Deedle LaCour: As far as interviews and cast, over 50 formal on-camera interviews were filmed with the members of the band and some of the most noteworthy people in punk rock's history: Mike Watt [The Minutemen], Keith Morris and Chuck Dukowski [Black Flag], Brett Gurewitz [Bad Religion], Brian Baker [Minor Threat/Bad Religion], Fat Mike [NOFX], Mark Hoppus [Blink 182] and Dave Grohl [Nirvana, Foo Fighters] to name a few.
Rayburn: And, of course, asking our interviewees “Descendents or ALL?” also produced some great answers.
Were most musicians — both those in the band and others you wanted to interview — receptive to the project?
Wilson: Most musicians tend to gush about this band because this doc has been such a long time coming. You can feel the excitement every time the cameras are rolling because everyone understands this is a truly underrated group of musicians.
Was there many things you learned about the band that you didn't know before working on the project?
LaCour: All the guys in the band love [Los Angeles power-pop band] The Last. I was surprised by how much Joe Nolte and The Last came up during all the interviews. Also, as a huge ALL and Descendents fan myself, I was surprised to find out that many fans who love Descendents don't love ALL. We explore this in the film.
Wilson: I wound up learning who wrote almost every song in the Descendents/ALL catalog. I would throw some other stuff in here, too, but they would be spoilers.
One of the things that the documentary's trailer touches on is the frustration by members of the bands on the distinction between ALL and the Descendents. Was your impression that the band just sees both outfits as one long string, or was there any sort of other delineation?
Riggle: Each band member has his own carefully-articulated take on it. But, generally, most seem to feel it's just kind of this thing that has evolved over a 30-year period. They see it, maybe, more as a series of eras. Each time the lineup shifted — no matter the band name — it was pretty much treated it like a new animal. But I'd say, for the most part, they view it as a steady stream. They understand, however, that many fans do not.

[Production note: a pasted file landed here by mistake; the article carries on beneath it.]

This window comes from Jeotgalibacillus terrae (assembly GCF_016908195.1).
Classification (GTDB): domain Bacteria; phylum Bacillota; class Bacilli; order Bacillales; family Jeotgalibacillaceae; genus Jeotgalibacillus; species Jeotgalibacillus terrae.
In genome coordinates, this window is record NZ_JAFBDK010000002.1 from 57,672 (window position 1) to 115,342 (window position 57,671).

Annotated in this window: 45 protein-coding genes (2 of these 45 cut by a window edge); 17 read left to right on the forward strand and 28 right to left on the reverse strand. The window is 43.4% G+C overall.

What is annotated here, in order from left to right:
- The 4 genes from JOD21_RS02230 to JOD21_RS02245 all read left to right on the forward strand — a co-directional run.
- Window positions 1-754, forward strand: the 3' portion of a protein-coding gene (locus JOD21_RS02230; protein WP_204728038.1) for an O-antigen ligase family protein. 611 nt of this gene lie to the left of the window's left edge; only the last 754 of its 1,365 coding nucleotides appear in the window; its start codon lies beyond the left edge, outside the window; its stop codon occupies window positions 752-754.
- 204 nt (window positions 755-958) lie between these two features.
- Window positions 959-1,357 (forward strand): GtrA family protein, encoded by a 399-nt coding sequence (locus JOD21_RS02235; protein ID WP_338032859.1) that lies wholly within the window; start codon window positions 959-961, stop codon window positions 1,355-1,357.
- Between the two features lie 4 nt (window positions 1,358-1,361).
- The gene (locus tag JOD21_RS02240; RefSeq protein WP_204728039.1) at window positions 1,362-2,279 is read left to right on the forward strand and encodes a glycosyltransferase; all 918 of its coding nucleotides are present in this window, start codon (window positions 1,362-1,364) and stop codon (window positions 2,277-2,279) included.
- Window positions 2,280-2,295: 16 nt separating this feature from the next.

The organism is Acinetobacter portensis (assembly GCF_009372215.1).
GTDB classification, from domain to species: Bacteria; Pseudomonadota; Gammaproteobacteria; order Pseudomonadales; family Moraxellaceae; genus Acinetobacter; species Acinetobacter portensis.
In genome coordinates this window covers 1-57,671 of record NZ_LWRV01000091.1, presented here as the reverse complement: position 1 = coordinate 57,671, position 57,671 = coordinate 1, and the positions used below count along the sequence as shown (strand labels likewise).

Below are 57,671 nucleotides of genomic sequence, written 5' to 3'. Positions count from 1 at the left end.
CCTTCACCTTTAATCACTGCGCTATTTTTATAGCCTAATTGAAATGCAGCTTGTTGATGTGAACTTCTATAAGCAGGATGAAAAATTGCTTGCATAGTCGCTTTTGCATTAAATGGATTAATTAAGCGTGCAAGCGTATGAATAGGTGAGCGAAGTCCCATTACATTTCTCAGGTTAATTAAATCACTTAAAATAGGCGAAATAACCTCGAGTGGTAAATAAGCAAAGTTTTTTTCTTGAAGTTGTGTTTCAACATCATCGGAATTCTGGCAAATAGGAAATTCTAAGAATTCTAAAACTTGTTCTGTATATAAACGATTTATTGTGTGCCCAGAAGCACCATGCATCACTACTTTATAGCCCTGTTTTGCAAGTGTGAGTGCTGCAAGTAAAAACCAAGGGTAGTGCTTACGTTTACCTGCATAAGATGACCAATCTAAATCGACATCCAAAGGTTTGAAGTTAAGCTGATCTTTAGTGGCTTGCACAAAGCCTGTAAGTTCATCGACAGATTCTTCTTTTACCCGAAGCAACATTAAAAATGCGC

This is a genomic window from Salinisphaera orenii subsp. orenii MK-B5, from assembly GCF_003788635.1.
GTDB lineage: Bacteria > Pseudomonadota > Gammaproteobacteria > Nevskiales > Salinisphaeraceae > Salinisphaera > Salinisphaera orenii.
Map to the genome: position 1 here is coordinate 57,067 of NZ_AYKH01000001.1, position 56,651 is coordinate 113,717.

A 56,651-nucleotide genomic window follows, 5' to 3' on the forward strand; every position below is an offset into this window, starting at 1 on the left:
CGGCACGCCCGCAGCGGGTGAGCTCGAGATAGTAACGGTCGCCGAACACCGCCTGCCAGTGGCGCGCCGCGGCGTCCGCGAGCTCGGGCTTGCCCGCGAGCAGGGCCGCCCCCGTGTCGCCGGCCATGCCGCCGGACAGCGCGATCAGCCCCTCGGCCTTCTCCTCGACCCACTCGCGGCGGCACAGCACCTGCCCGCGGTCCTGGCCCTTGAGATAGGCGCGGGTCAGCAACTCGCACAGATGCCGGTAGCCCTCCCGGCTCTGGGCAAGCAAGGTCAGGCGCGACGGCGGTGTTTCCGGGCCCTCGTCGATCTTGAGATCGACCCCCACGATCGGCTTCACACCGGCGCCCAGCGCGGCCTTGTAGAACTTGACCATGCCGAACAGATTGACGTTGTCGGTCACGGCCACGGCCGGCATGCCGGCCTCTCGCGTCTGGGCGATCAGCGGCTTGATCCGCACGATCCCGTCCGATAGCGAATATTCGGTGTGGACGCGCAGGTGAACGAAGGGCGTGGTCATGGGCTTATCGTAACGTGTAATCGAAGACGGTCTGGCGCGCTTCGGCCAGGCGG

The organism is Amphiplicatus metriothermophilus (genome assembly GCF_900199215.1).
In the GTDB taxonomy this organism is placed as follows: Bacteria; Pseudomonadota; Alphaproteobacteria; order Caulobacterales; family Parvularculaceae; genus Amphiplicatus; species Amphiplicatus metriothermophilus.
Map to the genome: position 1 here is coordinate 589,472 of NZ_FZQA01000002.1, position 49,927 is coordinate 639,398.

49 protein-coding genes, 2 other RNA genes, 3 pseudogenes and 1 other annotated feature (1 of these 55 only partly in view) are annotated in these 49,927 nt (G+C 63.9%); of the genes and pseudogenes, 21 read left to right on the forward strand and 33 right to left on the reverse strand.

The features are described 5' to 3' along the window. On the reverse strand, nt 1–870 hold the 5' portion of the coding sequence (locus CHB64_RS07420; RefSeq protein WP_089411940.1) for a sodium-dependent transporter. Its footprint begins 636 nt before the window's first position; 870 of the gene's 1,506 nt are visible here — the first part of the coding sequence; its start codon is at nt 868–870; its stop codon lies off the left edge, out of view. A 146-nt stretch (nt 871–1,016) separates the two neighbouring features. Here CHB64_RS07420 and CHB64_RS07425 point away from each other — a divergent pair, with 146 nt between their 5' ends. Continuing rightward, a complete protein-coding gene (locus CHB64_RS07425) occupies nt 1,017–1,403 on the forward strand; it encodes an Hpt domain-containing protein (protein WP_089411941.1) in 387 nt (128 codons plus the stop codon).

What were some of the factors that have contributed to the film taking so long to complete?
Wilson: Interviewing 50-plus people across the country is hard enough, but when they're musicians it's even trickier. Not to mention all the supplemental footage we shot of locations, record covers and backstories. Matt and James transcribed the majority of the interviews. Some were 2-plus hours, but that helped us in the edit process. Some of us edited while others worked on script outlines and trailers. We went back and forth a few times on which stories were the most important, and kept adding more archival clips. We actually set up a site for fans to upload digital files of videos they'd made. Some people mailed us VHS or Hi-8 tapes, and we transferred it all to big digital tapes. We then imported that into our software. We were constantly getting new material from fans — and then we got a huge shipment from Bill that helped us flesh it out the history even more. A company in Belgium did some animations for us, and they were finished about the same time as we were going to color correction and audio mixing. This is not even mentioning the epic task Stephanie Strah is doing, getting footage from MTV, Conan and a myriad of other sources.”
Is there a particular memory that stands out from the filming process as a great one?
Rayburn: [Interviewing] Dave Grohl. Listening to a guy who has influenced music so much discussing how Bill Stevenson was a drumming idol for him? That was cool.